A Celebration of All Nations at SNC


What does international education mean to you? Culture, traveling… maybe that second language requirement to graduate? International Education Week is celebrated every year from Nov. 13 through Nov. 17. This week of observation was created by the U.S. Department of State and U.S. Department of Education to celebrate the benefits of international education and education worldwide.

Schools often use International Education Week as an opportunity to promote programs that prepare students to travel abroad, teach students about global culture and encourage students to share their experiences with their classmates. In support of  International Education Week, St. Norbert College arranged a number of events on campus.

Before International Education Week officially began, the Center For Global Engagement held an open house on Friday, Nov. 10, on the second and third floors of the Bemis International Centers, at which guests were provided with dessert, a chance to meet the Center’s staff and “tour the world.” For the last, attendees could explore the No Borders virtual reality room and take a trip using Google Earth virtual reality and Google Expeditions. Lastly, visitors were encouraged to support Discoveries International by purchasing fair-trade items made by individuals across the world, primarily from developing countries.

On Monday, Nov. 13, IEW started with fresh coffee, tea and hot cocoa on the Baer Mall from 8 to 10 a.m. While there, members of the college staff gave a presentation about the International Education Week events and the internationalization efforts at St. Norbert College.

Tuesday began in the Bemis International Center from 2 to 2:45 p.m. with presentations by St. Norbert study abroad students about their time outside the country, specifically on the fears they confronted and overcame and the challenges and mishaps they encountered. On Tuesday night, from 6 to 8 p.m., a “Taste of the World” event was hosted in the Campus Center Lounge where students could listen to music from around the globe and sample foods prepared by international students.

Wednesday’s events will begin at 11 a.m. with the presentation “Council on Foreign Relations: Revolutionary Movements” given in the the Todd Wehr Hall Heritage Room by Jack Goldstone, a professor of public policy at George Mason University in Fairfax, Virginia, in collaboration with the Norman Miller Center. The talk will consist of a conference call discussing revolutionary movements and international relations.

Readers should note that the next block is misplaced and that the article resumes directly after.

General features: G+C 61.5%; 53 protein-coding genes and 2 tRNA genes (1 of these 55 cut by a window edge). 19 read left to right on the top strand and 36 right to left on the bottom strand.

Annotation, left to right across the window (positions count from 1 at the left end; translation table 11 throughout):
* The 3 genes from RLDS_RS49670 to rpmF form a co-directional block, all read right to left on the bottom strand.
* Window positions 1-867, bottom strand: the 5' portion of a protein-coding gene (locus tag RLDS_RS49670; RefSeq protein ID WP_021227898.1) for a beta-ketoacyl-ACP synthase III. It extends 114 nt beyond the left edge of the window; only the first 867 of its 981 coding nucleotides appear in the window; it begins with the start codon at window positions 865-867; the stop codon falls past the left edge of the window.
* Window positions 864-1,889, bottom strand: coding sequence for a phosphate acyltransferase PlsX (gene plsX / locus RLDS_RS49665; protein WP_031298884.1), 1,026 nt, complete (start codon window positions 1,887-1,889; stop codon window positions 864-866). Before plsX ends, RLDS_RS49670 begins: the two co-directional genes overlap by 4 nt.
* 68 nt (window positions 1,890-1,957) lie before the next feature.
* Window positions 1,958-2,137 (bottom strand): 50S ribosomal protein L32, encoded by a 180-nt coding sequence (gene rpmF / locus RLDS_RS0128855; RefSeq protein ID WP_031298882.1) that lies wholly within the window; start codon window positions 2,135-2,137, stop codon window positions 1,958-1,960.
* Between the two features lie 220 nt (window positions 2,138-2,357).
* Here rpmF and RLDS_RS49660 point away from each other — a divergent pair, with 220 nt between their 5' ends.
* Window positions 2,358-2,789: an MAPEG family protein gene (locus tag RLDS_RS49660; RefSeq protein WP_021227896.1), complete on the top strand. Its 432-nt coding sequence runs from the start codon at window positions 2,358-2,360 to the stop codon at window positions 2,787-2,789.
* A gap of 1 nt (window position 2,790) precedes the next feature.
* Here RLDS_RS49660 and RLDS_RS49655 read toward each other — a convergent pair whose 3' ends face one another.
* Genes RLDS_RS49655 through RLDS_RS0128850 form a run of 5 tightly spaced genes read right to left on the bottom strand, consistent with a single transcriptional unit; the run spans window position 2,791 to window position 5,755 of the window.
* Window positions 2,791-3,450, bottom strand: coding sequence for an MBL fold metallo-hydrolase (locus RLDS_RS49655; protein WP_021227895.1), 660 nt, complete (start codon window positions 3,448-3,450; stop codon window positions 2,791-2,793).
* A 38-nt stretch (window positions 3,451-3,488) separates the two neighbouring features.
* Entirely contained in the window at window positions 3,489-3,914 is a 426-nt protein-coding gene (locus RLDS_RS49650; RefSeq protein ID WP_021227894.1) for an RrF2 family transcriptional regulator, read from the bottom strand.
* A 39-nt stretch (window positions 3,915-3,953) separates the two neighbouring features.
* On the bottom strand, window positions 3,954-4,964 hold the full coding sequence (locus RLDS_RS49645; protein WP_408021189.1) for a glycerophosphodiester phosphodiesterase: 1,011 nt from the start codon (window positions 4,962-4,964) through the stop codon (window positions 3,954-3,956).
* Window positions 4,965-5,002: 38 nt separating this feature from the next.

From 12 to 2 p.m. on Wednesday, there will also be a presentation by students from Nihon University in Tokyo on Japanese life, language and culture in the Sensenbrenner Room in Michels Commons (across from the entrance to Ruth’s Marketplace).

Lastly, “Study Abroad 101” for Saint Norbert faculty and staff in Mulva 101 from 2:30 to 3:30 p.m. will provide tips to help staff advise students who want to study abroad.

International Education Week will finish up on Thursday, Nov. 16. The day will feature 15-minute language lesson in Bemis International Center from 3 to 4 p.m. The languages to be taught include Arabic, Czech, Mandarin Chinese, French, Korean and Swahili.

To wrap up the week students and staff are invited to Luna Cafe from 7 to 9 p.m. to listen to poetry and prose celebrating global experiences, including some works of E. Donald Two-Rivers, an Anishinaabe poet, playwright and spoken-word performer who was living in Green Bay at the time of his death in 2008. The event will also feature an open-mic session and poetry slam contest in which students can perform.

Finally, over the whole of International Education Week Saint Norbert has partnered with Community Services Agency, Inc. (COSMA) to host a winter clothing drive. COSMA is a non-profit organization that provides services to the refugee communities in Northeast Wisconsin. Drop off locations include the Center for Global Engagement, the Campus Center and the Mulva Library. Students are encouraged to donate new and gently used items to support the globally-oriented organizations in their local community.


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